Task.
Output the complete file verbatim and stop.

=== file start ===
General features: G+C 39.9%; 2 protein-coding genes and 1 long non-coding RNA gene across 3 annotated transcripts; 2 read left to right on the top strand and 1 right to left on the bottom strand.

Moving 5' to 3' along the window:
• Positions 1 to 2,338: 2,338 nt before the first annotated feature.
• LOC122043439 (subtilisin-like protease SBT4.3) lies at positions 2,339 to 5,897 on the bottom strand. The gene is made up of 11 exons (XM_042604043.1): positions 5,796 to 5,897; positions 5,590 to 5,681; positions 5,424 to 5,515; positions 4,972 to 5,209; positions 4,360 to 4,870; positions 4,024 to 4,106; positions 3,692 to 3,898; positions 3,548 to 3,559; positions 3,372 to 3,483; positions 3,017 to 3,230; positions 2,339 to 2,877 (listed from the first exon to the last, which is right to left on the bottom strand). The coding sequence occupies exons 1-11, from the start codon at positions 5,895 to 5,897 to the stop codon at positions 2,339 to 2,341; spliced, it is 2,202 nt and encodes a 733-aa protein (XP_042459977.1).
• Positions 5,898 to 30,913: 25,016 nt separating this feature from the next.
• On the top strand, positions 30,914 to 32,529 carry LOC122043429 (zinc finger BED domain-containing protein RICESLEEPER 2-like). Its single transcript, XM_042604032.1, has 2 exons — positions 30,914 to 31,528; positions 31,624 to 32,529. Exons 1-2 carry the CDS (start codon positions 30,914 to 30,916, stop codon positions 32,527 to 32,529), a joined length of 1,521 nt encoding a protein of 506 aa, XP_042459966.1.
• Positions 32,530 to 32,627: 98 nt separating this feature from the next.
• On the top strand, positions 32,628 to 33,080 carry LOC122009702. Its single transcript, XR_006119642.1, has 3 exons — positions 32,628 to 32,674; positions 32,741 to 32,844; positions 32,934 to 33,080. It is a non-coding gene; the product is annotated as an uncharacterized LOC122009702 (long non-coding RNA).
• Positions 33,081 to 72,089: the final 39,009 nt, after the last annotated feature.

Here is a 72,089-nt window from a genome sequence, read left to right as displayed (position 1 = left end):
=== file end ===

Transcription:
General features: G+C 39.9%; 2 protein-coding genes and 1 long non-coding RNA gene across 3 annotated transcripts; 2 read left to right on the top strand and 1 right to left on the bottom strand.

Moving 5' to 3' along the window:
• Positions 1 to 2,338: 2,338 nt before the first annotated feature.
• LOC122043439 (subtilisin-like protease SBT4.3) lies at positions 2,339 to 5,897 on the bottom strand. The gene is made up of 11 exons (XM_042604043.1): positions 5,796 to 5,897; positions 5,590 to 5,681; positions 5,424 to 5,515; positions 4,972 to 5,209; positions 4,360 to 4,870; positions 4,024 to 4,106; positions 3,692 to 3,898; positions 3,548 to 3,559; positions 3,372 to 3,483; positions 3,017 to 3,230; positions 2,339 to 2,877 (listed from the first exon to the last, which is right to left on the bottom strand). The coding sequence occupies exons 1-11, from the start codon at positions 5,895 to 5,897 to the stop codon at positions 2,339 to 2,341; spliced, it is 2,202 nt and encodes a 733-aa protein (XP_042459977.1).
• Positions 5,898 to 30,913: 25,016 nt separating this feature from the next.
• On the top strand, positions 30,914 to 32,529 carry LOC122043429 (zinc finger BED domain-containing protein RICESLEEPER 2-like). Its single transcript, XM_042604032.1, has 2 exons — positions 30,914 to 31,528; positions 31,624 to 32,529. Exons 1-2 carry the CDS (start codon positions 30,914 to 30,916, stop codon positions 32,527 to 32,529), a joined length of 1,521 nt encoding a protein of 506 aa, XP_042459966.1.
• Positions 32,530 to 32,627: 98 nt separating this feature from the next.
• On the top strand, positions 32,628 to 33,080 carry LOC122009702. Its single transcript, XR_006119642.1, has 3 exons — positions 32,628 to 32,674; positions 32,741 to 32,844; positions 32,934 to 33,080. It is a non-coding gene; the product is annotated as an uncharacterized LOC122009702 (long non-coding RNA).
• Positions 33,081 to 72,089: the final 39,009 nt, after the last annotated feature.

Here is a 72,089-nt window from a genome sequence, read left to right as displayed (position 1 = left end):